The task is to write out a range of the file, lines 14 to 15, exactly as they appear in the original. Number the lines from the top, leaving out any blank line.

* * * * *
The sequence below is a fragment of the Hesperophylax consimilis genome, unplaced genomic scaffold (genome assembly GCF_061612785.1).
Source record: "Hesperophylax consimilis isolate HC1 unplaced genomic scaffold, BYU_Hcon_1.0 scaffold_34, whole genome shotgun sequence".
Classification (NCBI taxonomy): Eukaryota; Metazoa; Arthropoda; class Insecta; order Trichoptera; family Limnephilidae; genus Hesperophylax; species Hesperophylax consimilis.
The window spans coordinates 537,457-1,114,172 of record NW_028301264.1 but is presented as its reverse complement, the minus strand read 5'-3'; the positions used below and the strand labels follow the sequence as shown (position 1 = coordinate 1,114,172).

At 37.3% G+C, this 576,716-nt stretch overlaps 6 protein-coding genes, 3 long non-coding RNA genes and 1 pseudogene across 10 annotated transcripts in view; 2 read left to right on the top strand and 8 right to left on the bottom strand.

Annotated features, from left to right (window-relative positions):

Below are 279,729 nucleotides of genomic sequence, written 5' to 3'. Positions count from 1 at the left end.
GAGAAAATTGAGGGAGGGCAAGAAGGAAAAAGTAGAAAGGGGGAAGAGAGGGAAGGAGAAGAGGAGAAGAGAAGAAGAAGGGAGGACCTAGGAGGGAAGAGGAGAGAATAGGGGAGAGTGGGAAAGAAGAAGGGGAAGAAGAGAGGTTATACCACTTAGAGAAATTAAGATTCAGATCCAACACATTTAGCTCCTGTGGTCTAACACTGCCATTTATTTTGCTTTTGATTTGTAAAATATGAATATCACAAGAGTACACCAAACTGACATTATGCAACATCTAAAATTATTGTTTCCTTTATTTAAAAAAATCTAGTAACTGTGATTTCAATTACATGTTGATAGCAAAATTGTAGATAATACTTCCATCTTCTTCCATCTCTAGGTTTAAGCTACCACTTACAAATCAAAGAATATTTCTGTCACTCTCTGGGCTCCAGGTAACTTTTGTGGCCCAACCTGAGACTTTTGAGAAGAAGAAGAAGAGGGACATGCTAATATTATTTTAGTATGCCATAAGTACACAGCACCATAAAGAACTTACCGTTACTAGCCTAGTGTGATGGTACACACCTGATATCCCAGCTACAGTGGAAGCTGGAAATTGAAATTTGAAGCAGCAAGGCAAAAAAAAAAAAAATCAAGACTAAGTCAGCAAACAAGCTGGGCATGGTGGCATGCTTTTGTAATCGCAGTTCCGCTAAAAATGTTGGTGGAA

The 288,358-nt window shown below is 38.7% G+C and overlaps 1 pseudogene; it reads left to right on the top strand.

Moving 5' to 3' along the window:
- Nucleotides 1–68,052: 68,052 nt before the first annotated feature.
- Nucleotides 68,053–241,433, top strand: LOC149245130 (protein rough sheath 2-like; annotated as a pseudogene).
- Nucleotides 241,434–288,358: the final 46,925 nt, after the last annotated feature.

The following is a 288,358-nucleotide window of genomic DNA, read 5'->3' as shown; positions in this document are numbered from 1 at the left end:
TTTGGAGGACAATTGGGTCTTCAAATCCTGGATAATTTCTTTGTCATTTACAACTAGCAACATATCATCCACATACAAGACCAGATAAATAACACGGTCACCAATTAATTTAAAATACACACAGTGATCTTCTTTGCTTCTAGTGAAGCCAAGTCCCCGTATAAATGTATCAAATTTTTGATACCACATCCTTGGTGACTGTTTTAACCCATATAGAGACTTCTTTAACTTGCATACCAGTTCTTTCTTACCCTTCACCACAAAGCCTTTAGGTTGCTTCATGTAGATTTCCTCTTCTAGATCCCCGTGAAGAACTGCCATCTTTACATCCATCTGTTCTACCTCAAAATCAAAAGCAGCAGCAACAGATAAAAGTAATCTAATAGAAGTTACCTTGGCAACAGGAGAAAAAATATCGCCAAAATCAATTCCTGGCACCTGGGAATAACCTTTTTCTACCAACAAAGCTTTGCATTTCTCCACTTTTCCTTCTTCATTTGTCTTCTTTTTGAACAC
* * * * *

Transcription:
The following is a 288,358-nucleotide window of genomic DNA, read 5'->3' as shown; positions in this document are numbered from 1 at the left end:
TTTGGAGGACAATTGGGTCTTCAAATCCTGGATAATTTCTTTGTCATTTACAACTAGCAACATATCATCCACATACAAGACCAGATAAATAACACGGTCACCAATTAATTTAAAATACACACAGTGATCTTCTTTGCTTCTAGTGAAGCCAAGTCCCCGTATAAATGTATCAAATTTTTGATACCACATCCTTGGTGACTGTTTTAACCCATATAGAGACTTCTTTAACTTGCATACCAGTTCTTTCTTACCCTTCACCACAAAGCCTTTAGGTTGCTTCATGTAGATTTCCTCTTCTAGATCCCCGTGAAGAACTGCCATCTTTACATCCATCTGTTCTACCTCAAAATCAAAAGCAGCAGCAACAGATAAAAGTAATCTAATAGAAGTTACCTTGGCAACAGGAGAAAAAATATCGCCAAAATCAATTCCTGGCACCTGGGAATAACCTTTTTCTACCAACAAAGCTTTGCATTTCTCCACTTTTCCTTCTTCATTTGTCTTCTTTTTGAACAC